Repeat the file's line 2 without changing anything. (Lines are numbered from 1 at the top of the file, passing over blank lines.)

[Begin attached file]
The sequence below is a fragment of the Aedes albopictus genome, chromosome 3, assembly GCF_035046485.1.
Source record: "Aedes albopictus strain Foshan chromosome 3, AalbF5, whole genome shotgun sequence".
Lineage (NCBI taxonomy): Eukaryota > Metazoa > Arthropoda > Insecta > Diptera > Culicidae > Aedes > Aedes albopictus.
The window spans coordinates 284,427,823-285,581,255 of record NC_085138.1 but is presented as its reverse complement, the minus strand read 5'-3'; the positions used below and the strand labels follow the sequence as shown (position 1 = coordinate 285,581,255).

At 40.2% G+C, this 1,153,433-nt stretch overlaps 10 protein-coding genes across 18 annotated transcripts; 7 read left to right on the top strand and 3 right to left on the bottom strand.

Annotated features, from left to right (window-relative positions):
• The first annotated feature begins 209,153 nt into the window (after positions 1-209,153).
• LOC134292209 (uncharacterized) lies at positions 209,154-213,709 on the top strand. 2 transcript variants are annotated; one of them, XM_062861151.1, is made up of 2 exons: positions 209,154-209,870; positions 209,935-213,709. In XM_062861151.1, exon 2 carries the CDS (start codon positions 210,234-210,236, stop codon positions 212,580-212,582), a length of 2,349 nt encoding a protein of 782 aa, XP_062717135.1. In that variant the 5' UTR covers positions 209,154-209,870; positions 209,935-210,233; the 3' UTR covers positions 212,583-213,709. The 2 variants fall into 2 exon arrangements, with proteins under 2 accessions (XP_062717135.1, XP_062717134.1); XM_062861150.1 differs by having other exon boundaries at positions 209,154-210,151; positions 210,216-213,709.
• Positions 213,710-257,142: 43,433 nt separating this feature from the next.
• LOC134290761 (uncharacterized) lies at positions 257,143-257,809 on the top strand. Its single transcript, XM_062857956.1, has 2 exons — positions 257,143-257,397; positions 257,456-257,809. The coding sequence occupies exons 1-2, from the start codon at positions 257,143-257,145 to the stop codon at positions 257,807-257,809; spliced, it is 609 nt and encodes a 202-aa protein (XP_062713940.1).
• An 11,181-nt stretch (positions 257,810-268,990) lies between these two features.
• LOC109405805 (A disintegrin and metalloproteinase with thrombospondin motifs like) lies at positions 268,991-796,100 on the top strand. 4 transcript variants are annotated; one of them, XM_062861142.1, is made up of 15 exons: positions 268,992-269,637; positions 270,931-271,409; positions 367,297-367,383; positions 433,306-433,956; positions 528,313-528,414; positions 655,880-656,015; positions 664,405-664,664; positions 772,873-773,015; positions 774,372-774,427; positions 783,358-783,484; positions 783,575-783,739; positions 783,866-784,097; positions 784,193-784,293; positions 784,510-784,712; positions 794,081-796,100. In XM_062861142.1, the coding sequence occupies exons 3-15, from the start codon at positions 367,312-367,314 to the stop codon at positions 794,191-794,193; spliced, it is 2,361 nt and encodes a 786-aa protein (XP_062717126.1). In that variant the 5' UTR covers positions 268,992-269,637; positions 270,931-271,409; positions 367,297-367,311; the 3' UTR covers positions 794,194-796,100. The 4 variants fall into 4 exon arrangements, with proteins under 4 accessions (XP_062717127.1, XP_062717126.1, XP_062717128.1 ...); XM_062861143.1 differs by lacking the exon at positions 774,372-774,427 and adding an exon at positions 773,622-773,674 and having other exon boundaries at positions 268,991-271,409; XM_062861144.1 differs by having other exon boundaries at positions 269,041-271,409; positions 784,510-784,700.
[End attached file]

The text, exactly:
Source record: "Aedes albopictus strain Foshan chromosome 3, AalbF5, whole genome shotgun sequence".